June 19, 2013
Written by Steven Macoy
Thursday, 24 February 2011 13:40
With its rugged demeanor, short approach angles and tall, square stance, the 2011 Jeep Liberty is what the Liberty has been since its introduction nine years ago: an uncompromising sport-utility vehicle most at home in the back country. The ride is neither smooth nor supple, fuel economy and performance are uninspiring, and the handling is ungainly — though once you’re used to it, you don’t notice it much.Although not as capable off-road as Jeep’s legendary Wrangler, the Liberty is designed to hold its own in the roughest terrain. Our Limited Edition 4X4 was equipped with all the off-road bells and whistles, including roll mitigation, hill-start assist, hill-descent control, all-speed traction control, and optional ($445) Selec-Trac II active full-time all-wheel-drive system.
The Liberty makes sense for two types of drivers: those who actually intend to exploit its off-road prowess, and those who want to project a rough-and-ready image. A survivalist might appreciate the Liberty’s ability to leave almost everyone else behind in an apocalyptic stampede into the wilderness.
For conventional drivers, the Liberty’s main appeal is the view from the top. Drivers and passengers sit up high, and visibility to all corners is quite good — better, we thought, than in Jeep’s luxurious and acclaimed Grand Cherokee.
The Liberty replaced the old Cherokee, a beloved SUV little changed from the days when American Motors Corp. built Jeeps. Like the Cherokee, it splits the difference between the rugged, functionally challenged Wrangler and the higher-end Jeep SUVs. Like the Cherokee, the Liberty has been a strong seller for Chrysler Corp. But good luck finding a used Cherokee as dressed-up as our Liberty was.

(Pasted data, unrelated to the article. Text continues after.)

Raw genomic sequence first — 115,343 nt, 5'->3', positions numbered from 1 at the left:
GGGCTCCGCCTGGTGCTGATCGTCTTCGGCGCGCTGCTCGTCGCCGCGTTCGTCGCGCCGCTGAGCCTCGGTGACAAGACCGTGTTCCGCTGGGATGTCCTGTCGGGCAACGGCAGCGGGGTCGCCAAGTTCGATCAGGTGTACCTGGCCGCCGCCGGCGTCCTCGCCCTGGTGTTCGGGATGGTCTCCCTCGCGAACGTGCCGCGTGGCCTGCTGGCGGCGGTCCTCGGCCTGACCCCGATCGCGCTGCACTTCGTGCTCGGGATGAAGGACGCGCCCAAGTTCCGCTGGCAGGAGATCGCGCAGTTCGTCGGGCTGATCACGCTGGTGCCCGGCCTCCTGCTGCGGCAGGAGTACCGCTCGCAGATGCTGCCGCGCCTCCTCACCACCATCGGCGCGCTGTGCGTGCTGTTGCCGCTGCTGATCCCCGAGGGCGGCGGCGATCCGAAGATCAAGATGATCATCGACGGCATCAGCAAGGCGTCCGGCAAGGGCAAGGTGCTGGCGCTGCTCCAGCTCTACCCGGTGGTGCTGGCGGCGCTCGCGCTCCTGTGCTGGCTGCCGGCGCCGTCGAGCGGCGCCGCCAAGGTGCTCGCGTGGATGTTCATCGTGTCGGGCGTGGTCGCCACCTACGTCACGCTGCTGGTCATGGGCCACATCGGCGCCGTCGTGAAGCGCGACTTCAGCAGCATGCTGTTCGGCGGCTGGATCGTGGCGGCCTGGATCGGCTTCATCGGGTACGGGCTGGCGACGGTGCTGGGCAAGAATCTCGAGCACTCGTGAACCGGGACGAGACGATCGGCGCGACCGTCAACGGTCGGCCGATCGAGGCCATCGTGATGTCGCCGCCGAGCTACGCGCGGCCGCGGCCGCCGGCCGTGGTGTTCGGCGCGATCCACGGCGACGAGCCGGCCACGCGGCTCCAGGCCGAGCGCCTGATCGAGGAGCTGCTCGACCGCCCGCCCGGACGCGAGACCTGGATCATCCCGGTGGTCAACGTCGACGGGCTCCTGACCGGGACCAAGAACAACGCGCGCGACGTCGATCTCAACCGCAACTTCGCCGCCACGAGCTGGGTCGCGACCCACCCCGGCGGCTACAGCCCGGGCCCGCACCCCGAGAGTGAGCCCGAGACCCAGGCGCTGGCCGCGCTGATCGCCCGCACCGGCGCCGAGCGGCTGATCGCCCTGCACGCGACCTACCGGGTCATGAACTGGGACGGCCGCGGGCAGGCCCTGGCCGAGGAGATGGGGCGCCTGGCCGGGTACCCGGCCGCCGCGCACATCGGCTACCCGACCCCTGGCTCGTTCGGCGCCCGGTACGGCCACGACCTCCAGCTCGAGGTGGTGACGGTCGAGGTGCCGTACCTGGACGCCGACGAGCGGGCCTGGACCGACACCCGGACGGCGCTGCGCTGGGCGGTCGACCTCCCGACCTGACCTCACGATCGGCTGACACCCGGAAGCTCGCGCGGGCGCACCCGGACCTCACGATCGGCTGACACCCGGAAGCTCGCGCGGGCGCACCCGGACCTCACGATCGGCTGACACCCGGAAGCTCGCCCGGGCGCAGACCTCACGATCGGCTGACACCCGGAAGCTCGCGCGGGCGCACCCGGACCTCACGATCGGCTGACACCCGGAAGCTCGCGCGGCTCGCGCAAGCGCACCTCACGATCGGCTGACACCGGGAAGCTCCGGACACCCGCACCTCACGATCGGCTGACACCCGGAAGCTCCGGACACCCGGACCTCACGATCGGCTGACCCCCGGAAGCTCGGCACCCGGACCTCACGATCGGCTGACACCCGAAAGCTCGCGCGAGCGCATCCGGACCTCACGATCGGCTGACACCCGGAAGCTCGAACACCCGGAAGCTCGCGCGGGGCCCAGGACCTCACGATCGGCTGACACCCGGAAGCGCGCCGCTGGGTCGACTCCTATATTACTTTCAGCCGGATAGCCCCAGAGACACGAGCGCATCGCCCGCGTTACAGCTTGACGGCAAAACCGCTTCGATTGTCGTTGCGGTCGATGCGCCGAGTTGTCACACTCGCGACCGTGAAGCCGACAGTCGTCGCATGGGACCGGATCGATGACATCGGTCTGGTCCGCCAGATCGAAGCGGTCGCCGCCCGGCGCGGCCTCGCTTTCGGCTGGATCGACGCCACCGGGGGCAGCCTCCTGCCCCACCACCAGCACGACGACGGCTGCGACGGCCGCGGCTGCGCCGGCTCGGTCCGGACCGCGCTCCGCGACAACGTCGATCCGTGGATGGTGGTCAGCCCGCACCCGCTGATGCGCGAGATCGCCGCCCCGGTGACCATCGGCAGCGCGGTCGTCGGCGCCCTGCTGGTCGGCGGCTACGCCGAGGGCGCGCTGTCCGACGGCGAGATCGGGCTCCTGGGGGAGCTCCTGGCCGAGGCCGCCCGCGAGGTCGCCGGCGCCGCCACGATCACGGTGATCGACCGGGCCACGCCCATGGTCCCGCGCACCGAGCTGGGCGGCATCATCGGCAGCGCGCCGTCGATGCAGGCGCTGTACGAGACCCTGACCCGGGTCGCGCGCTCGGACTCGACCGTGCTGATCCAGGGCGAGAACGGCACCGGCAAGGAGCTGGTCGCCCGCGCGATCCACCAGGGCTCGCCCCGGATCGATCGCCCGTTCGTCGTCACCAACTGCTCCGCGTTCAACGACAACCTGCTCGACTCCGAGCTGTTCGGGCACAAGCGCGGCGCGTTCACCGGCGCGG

Standard features on the Liberty Limited Edition 4X4 include the aforementioned off-road enhancements, plus heated power-adjustable front seats, auto-dimming rear-view mirror, tire-pressure monitoring and power windows. The base price was $28,250, $5,000 more than the base rear-drive Liberty Sport (which we wouldn’t recommend for New England winter driving; we used our 4X4 system extensively during our week with the Liberty in early February).
But options, headlined by a Sky Slider full open roof ($1,200) and media center, including navigation ($1,035), brought our Liberty’s price to $35,075. For all that, it had the same engine-transmission combination — 210-horsepower 3.7-liter V-6 and 4-speed automatic — that comes with the least expensive Liberty.
On a number of levels, the Liberty lags other compact SUVs, such as the Kia Sportage and Mitsubishi Outlander. It’s rougher, noisier and less nimble, and gulps more gasoline. For all the Liberty’s superficial limitations as a daily driver, the market has been smiling on it: sales increased 36 percent in January compared with January 2010, according to Chrysler.
We found its trucky personality strangely compelling, as if seven decades of Jeep heritage endowed it with a little something extra. Maybe it’s because even in the full-dress mode of our test car, the Liberty never lets you forget it really would rather be deep in the woods.
Engine: 3.7-liter V-6, 210 horsepower, 246 lb.-ft. torque
Transmission: 4-speed automatic
Drive: all-wheel with hi-lo setting
Weight: 4,290 lb.
Suspension: short and long arm front, independent; solid live axle rear
Wheels: 17x7-inch painted alloy
Tires: P235/65R17 103S
Seating capacity: 5
Luggage capacity: 25.2 cu. ft.
Maximum cargo capacity: 60.9 cu. ft.
Towing capacity: 5,000 lb.
Fuel capacity: 19.5 gallons
Fuel economy: 15 mpg city, 21 mpg highway
Fuel type: Regular
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